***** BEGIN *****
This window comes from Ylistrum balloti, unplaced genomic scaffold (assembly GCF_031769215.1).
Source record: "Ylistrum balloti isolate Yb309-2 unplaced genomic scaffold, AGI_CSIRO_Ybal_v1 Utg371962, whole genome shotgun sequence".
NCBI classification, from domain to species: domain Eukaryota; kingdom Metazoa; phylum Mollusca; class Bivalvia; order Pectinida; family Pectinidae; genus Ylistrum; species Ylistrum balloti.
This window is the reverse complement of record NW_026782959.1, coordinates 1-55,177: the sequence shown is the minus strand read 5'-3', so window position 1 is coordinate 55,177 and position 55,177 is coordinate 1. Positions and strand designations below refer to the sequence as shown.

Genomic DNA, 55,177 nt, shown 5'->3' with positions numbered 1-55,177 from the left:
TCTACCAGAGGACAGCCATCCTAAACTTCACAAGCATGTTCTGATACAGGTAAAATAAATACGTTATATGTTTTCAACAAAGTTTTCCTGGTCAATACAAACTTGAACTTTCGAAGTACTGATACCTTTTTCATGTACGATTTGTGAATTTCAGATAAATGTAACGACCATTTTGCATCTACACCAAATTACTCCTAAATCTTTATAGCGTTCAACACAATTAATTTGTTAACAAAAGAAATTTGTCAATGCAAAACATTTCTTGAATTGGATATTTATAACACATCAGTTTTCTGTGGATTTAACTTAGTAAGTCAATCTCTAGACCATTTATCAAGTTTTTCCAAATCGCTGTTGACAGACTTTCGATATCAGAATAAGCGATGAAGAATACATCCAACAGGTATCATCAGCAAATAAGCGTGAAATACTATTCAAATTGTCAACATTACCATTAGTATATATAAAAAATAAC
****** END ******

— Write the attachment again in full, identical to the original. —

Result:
This window comes from Ylistrum balloti, unplaced genomic scaffold (assembly GCF_031769215.1).
Source record: "Ylistrum balloti isolate Yb309-2 unplaced genomic scaffold, AGI_CSIRO_Ybal_v1 Utg371962, whole genome shotgun sequence".
NCBI classification, from domain to species: domain Eukaryota; kingdom Metazoa; phylum Mollusca; class Bivalvia; order Pectinida; family Pectinidae; genus Ylistrum; species Ylistrum balloti.
This window is the reverse complement of record NW_026782959.1, coordinates 1-55,177: the sequence shown is the minus strand read 5'-3', so window position 1 is coordinate 55,177 and position 55,177 is coordinate 1. Positions and strand designations below refer to the sequence as shown.

Genomic DNA, 55,177 nt, shown 5'->3' with positions numbered 1-55,177 from the left:
TCTACCAGAGGACAGCCATCCTAAACTTCACAAGCATGTTCTGATACAGGTAAAATAAATACGTTATATGTTTTCAACAAAGTTTTCCTGGTCAATACAAACTTGAACTTTCGAAGTACTGATACCTTTTTCATGTACGATTTGTGAATTTCAGATAAATGTAACGACCATTTTGCATCTACACCAAATTACTCCTAAATCTTTATAGCGTTCAACACAATTAATTTGTTAACAAAAGAAATTTGTCAATGCAAAACATTTCTTGAATTGGATATTTATAACACATCAGTTTTCTGTGGATTTAACTTAGTAAGTCAATCTCTAGACCATTTATCAAGTTTTTCCAAATCGCTGTTGACAGACTTTCGATATCAGAATAAGCGATGAAGAATACATCCAACAGGTATCATCAGCAAATAAGCGTGAAATACTATTCAAATTGTCAACATTACCATTAGTATATATAAAAAATAAC